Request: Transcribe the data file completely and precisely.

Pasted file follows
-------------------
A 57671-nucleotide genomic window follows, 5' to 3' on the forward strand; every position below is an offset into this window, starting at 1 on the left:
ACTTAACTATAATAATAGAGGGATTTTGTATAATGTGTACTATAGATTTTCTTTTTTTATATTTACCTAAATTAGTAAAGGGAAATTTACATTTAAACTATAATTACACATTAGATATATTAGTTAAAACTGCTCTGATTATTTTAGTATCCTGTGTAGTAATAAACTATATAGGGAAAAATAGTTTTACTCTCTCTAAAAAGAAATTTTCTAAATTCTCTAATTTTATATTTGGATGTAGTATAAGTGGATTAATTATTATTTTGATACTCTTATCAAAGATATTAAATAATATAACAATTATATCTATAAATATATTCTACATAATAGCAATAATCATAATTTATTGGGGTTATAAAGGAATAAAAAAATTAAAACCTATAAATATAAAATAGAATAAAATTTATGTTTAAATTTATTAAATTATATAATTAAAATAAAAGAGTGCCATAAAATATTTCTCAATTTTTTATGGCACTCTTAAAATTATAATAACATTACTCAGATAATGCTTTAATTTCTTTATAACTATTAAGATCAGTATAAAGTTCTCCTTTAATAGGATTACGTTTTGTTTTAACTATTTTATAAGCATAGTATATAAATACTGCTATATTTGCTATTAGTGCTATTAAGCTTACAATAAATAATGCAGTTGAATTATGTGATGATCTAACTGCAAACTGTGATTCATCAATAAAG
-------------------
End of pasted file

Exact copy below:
A 57671-nucleotide genomic window follows, 5' to 3' on the forward strand; every position below is an offset into this window, starting at 1 on the left:
ACTTAACTATAATAATAGAGGGATTTTGTATAATGTGTACTATAGATTTTCTTTTTTTATATTTACCTAAATTAGTAAAGGGAAATTTACATTTAAACTATAATTACACATTAGATATATTAGTTAAAACTGCTCTGATTATTTTAGTATCCTGTGTAGTAATAAACTATATAGGGAAAAATAGTTTTACTCTCTCTAAAAAGAAATTTTCTAAATTCTCTAATTTTATATTTGGATGTAGTATAAGTGGATTAATTATTATTTTGATACTCTTATCAAAGATATTAAATAATATAACAATTATATCTATAAATATATTCTACATAATAGCAATAATCATAATTTATTGGGGTTATAAAGGAATAAAAAAATTAAAACCTATAAATATAAAATAGAATAAAATTTATGTTTAAATTTATTAAATTATATAATTAAAATAAAAGAGTGCCATAAAATATTTCTCAATTTTTTATGGCACTCTTAAAATTATAATAACATTACTCAGATAATGCTTTAATTTCTTTATAACTATTAAGATCAGTATAAAGTTCTCCTTTAATAGGATTACGTTTTGTTTTAACTATTTTATAAGCATAGTATATAAATACTGCTATATTTGCTATTAGTGCTATTAAGCTTACAATAAATAATGCAGTTGAATTATGTGATGATCTAACTGCAAACTGTGATTCATCAATAAAG